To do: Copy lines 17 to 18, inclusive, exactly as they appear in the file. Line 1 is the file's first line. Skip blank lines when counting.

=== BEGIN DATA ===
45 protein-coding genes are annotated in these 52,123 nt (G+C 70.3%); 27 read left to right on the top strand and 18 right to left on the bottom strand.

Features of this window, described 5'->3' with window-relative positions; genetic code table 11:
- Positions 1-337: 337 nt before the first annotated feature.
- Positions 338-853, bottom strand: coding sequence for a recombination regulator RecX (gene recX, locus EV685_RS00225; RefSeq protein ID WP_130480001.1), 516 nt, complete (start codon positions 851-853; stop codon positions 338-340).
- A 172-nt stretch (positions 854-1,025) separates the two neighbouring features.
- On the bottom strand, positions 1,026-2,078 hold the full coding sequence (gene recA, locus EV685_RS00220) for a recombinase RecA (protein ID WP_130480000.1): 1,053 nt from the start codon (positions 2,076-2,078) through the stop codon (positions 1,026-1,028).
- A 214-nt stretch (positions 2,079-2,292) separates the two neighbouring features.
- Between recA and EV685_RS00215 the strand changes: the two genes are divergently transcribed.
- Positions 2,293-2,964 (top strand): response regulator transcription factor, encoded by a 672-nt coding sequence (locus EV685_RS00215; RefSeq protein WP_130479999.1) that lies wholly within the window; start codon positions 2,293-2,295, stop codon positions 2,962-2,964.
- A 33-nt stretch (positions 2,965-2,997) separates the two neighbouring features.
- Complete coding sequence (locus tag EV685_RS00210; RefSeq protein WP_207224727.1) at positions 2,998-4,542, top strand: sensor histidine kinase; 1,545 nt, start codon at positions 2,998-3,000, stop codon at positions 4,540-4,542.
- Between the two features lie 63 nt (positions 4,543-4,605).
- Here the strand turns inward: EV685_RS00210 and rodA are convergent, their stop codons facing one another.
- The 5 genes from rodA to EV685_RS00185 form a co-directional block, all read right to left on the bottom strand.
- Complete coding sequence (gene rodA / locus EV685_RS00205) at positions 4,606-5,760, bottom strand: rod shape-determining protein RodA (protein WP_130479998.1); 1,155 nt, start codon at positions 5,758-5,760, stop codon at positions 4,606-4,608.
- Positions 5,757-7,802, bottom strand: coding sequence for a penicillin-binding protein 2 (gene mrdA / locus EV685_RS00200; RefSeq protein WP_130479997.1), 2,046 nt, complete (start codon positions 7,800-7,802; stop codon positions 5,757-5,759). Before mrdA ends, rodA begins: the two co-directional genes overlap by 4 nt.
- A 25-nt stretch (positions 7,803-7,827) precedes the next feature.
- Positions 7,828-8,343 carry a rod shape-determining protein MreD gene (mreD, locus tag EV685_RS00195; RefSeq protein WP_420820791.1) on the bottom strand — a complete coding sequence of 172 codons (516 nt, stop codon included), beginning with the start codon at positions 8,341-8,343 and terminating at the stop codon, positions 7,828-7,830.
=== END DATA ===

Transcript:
- A 25-nt stretch (positions 7,803-7,827) precedes the next feature.
- Positions 7,828-8,343 carry a rod shape-determining protein MreD gene (mreD, locus tag EV685_RS00195; RefSeq protein WP_420820791.1) on the bottom strand — a complete coding sequence of 172 codons (516 nt, stop codon included), beginning with the start codon at positions 8,341-8,343 and terminating at the stop codon, positions 7,828-7,830.